In conclusion, the talk by Mikael Arevius was very inspiring and gave a new insight into global data and their interpretation. His visit was part of a series of lectures on the future, which was donated by the association of friends and supporters of Goethe University to celebrate their 100-year anniversary and funded by the Grunelius foundation. Thus, this special gift to the university and the citizens of the city offered a wonderful opportunity to take a different look at the world.
Start of the lecture series “Ist die Welt schlecht? Is the world bad?”
„Is the world bad?“ is the main question within the lecture series organized by Prof. Rolf van Dick with the contribution of friends and supporters of Goethe University and funded by the Grunelius Foundation. When we watch the news, read the newspaper or screen the social media, we are confronted with disasters, crises and terrorism. And this can easily lead to the impression that the world is getting worse and worse and that everything was better in the past. However, a lot has changed to the better over the past years. The aim of this lecture series is to put things into perspective and to look at the positive side and at the advancements that we have made in the past years.
The start of the lecture series was made by Prof. William von Hippel, who visited the Goethe University from May 20th to 22nd. During his permanence in Frankfurt, he gave a talk about „The social leap“, from which he offered some ideas to answer the important question: „ Is the world bad?“. Prof. William von Hippel received his PhD in social psychology at the University of Michigan. He then was an assistant and associate professorship at Ohio State University. Currently, he is Professor of Psychology at the University of Queensland in Brisbane, Australia. His research interests include evolutionary psychology, executive functioning and social competences.
During his stay, Prof. William von Hippel met up with PhD students, postdocs and professors from different departments of the Goethe University. For example, he discussed research questions with members of the Department of Psychology, had meetings with members of the Faculty of Economics and Business Administration and exchanged ideas with members of the Department of Management and Microeconomics. Besides personal meetings, several small group meetings took place like a stimulating discussion with the interdisciplinary collaborative network “Resilience Factors in a diachronic and intercultural perspective” where researchers from archaeology, psychology and life sciences examine which factors enable individuals, smaller or larger collectives to cope with stressful situation in the past.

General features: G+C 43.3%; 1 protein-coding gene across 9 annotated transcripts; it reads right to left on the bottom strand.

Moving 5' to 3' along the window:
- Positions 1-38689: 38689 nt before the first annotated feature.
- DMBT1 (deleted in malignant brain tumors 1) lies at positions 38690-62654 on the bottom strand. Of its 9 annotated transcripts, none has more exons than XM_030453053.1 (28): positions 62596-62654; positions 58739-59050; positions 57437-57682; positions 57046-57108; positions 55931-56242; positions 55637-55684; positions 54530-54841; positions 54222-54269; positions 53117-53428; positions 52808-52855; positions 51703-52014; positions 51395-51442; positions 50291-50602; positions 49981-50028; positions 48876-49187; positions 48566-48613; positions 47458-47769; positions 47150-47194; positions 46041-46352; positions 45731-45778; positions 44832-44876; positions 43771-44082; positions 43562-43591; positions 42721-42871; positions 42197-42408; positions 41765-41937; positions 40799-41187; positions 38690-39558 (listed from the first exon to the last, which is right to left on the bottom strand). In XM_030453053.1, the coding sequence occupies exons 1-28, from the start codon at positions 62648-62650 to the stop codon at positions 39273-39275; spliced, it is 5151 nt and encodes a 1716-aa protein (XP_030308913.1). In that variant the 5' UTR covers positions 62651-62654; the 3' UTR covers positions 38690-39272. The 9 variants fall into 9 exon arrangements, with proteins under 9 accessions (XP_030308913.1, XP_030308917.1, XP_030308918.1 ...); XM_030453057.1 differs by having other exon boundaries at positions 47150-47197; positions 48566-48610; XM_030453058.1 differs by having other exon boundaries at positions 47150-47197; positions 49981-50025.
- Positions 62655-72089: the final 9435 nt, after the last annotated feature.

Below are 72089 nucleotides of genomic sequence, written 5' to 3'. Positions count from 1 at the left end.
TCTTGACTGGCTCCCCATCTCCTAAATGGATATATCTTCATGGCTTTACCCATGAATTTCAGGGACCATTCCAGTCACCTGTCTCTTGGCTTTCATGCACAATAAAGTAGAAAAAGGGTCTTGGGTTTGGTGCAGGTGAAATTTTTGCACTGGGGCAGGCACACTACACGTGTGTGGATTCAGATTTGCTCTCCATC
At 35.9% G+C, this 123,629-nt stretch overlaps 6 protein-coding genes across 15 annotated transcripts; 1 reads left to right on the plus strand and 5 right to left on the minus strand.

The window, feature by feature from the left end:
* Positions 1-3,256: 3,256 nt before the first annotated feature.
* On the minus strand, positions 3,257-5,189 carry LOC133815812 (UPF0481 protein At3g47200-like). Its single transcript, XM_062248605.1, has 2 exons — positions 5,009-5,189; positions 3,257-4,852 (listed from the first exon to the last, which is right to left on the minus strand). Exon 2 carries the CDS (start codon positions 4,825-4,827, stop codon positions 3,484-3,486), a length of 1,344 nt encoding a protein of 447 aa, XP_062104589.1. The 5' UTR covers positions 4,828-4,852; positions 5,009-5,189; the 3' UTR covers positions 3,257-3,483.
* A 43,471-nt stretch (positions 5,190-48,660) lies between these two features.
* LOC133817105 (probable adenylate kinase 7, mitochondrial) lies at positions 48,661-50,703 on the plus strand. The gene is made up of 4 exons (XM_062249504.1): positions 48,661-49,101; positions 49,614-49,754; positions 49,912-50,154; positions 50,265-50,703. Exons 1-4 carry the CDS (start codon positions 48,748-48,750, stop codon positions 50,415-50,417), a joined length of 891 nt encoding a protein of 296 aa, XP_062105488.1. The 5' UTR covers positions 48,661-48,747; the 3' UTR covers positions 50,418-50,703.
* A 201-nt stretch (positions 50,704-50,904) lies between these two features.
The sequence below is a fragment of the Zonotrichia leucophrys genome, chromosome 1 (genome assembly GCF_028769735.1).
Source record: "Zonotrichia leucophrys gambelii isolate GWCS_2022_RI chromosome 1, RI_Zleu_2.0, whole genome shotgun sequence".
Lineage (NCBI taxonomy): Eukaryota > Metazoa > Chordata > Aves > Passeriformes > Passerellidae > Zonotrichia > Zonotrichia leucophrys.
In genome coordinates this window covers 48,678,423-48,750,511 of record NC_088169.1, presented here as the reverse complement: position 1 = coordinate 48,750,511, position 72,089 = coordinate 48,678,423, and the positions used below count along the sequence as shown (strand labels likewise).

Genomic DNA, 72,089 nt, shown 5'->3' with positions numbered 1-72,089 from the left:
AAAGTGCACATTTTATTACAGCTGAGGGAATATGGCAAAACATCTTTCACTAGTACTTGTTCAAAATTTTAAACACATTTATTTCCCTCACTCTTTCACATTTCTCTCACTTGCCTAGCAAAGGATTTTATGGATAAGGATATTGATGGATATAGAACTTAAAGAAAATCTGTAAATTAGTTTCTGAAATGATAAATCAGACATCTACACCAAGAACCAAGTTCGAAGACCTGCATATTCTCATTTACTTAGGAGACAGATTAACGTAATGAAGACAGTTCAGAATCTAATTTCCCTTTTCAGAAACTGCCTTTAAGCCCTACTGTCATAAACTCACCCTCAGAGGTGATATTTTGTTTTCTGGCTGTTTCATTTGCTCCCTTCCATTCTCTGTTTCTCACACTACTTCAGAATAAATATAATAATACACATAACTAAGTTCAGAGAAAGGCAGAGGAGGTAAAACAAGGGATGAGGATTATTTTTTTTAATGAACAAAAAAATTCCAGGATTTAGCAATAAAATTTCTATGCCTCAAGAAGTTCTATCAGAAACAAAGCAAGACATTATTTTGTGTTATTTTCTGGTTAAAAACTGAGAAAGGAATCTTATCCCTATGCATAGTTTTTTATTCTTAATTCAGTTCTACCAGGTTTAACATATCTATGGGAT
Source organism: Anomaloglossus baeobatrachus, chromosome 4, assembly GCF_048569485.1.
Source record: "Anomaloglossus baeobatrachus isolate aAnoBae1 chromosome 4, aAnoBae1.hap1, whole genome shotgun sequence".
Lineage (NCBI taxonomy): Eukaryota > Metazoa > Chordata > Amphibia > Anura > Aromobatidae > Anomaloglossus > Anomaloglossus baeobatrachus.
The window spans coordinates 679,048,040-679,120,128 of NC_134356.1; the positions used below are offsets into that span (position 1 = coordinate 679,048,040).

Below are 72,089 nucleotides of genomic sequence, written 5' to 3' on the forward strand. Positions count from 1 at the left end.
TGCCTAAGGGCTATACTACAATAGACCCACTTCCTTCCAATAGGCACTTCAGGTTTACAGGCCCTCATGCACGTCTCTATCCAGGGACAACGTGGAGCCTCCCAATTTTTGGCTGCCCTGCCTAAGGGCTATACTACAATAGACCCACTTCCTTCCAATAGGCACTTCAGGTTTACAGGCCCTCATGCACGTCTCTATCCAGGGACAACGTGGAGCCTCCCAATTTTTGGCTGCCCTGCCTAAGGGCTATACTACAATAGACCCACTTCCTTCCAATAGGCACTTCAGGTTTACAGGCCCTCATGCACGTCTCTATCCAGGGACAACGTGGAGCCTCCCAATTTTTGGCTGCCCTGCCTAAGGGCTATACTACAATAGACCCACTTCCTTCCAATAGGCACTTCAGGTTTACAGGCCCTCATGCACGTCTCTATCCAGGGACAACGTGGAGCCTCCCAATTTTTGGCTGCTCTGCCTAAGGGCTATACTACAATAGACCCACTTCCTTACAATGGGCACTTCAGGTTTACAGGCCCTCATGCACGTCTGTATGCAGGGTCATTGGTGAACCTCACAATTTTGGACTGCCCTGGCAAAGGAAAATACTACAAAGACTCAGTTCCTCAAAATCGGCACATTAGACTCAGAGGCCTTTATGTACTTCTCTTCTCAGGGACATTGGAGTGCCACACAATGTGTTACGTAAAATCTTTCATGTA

The highlight of his visit at the Goethe University was his talk about “The social leap”. He began his talk from the evolution of our distant ancestors that encouraged a “social leap” from the rainforest to the savannah. Indeed, they prioritized teamwork over physical competences in their struggle for survival, creating a new form of social intelligence that shaped humanity’s way from the apex predator. He then built a bridge between our evolutionary history over the last 6 million years and some of the fundamental aspects of our lives today. For example, he highlighted how cooperation and kindness make us more effective killers, indicating that this can be seen both as a threat and as an opportunity. In addition, he theorized how for example with the aid of modern medicine and knowledge about the environment, the world got cleaner and safer and people became healthier and older. He concluded his inspiring talk with possible explanations about the reasons why people are not so much happier even though the world has progressively become better.
Altogether, it was an interesting and inspiring visit and a great start for the lecture series which was made possible by the association of Goethe University’s friends and supporters and the Grunelius Foundation who supported this lecture series - without their financial support this event would not have been possible. Many contacts were made and collaborations were planned for further projects. Prof. William von Hippel concluded that he had enjoyed his stay in Frankfurt very much and that he would like to come back during his sabbatical next year.